#381) Hospital (1970)


#381) Hospital (1970)

OR “NET Work”

Directed by Frederick Wiseman

Class of 1994

The Plot: After examining a Massachusetts mental institution, a Philadelphia high school, and the Kansas City Police Department, Fredrick Wiseman turns his direct cinema eye towards New York City’s Metropolitan Hospital. The doctors and nurses of this East Harlem establishment face a never-ending array of alcoholics, heroin addicts, abandoned children, poor families who cannot afford treatment, and everything in between. All this brought to you by the National Educational Television network, the Corporation for Public Broadcasting, and contributions from viewers like you. Thank you.

Why It Matters: While the NFR description only gives a brief rundown, the accompanying essay by film professor Barry Keith Grant explores the film’s examination of the Metropolitan as “a symptom of larger social ills”.

But Does It Really?: Like Wiseman’s other documentaries, “Hospital” is a frank yet neutral observation of an important American institution. Wiseman’s pseudo-blank slate approach to filmmaking allows you to bring your own perspective and bias towards the subject and draw your own conclusions. “Hospital” is still an engrossing view 50 years later, and you’ll get no argument against its NFR inclusion from me.

Every Former Network Gets One: Funded by the Ford Foundation for Adult Education, the National Educational Television network (NET) packaged pre-existing educational films and sent them to affiliates across the country. Its run in the ‘50s was more academic than entertaining (some called it “The University of the Air”), but that changed in 1958 with a move from Ann Arbor to New York, and a goal to become the fourth nationally broadcast television network (suck it, DuMont!). Throughout the ‘60s, NET commissioned several original documentaries that tackled social issues of the day. Among the young filmmakers recruited by the NET: former law instructor and “Cool World” producer Fredrick Wiseman. Wiseman’s first four documentaries were all commissioned by NET.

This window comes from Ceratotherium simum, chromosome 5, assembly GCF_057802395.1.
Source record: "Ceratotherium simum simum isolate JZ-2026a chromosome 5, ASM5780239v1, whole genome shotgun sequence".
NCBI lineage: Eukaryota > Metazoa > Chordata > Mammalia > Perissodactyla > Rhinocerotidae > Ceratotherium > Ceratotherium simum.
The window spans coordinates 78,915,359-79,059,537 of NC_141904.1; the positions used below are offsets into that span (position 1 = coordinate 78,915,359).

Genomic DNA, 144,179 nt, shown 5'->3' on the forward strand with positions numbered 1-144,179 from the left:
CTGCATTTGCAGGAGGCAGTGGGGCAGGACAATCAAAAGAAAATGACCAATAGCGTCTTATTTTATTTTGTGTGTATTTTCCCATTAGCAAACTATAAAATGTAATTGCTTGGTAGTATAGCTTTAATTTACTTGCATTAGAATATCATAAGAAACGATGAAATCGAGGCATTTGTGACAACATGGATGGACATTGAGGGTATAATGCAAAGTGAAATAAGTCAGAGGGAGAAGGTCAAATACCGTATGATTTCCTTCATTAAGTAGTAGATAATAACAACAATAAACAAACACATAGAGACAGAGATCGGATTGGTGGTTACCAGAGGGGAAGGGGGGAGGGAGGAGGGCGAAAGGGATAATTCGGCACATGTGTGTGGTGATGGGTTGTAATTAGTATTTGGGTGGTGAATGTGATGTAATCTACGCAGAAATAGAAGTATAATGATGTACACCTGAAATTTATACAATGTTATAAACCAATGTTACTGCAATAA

Wow, That’s Dated: For starters, we’ll pour one out for NET (see “Legacy”). As for the specifics of the film, there are the now-outmoded medical standards of 1970, and the tail end of the era where nurses wore white dresses and hats. Other than that, the only thing that’s really changed about our hospital system is the amount on the bill.

Seriously, Emmys?: “Hospital” aired on NET in 1970, and took home Emmys for News Documentary Program and an Individual Achievement award for Wiseman’s directing. 24 years later, “Hospital” was the first television program to be inducted into the NFR.

Other notes

  • For those of you wondering why a television documentary is on a list of essential films, this is explained on the NFR submission page:

“Registry criteria does not specifically prohibit television programs, commercials, music videos or foreign productions, however, the original intent of the legislation that established the Registry was to safeguard U.S. films. Consequently the National Film Preservation Board and the Librarian of Congress give first consideration to American motion pictures.”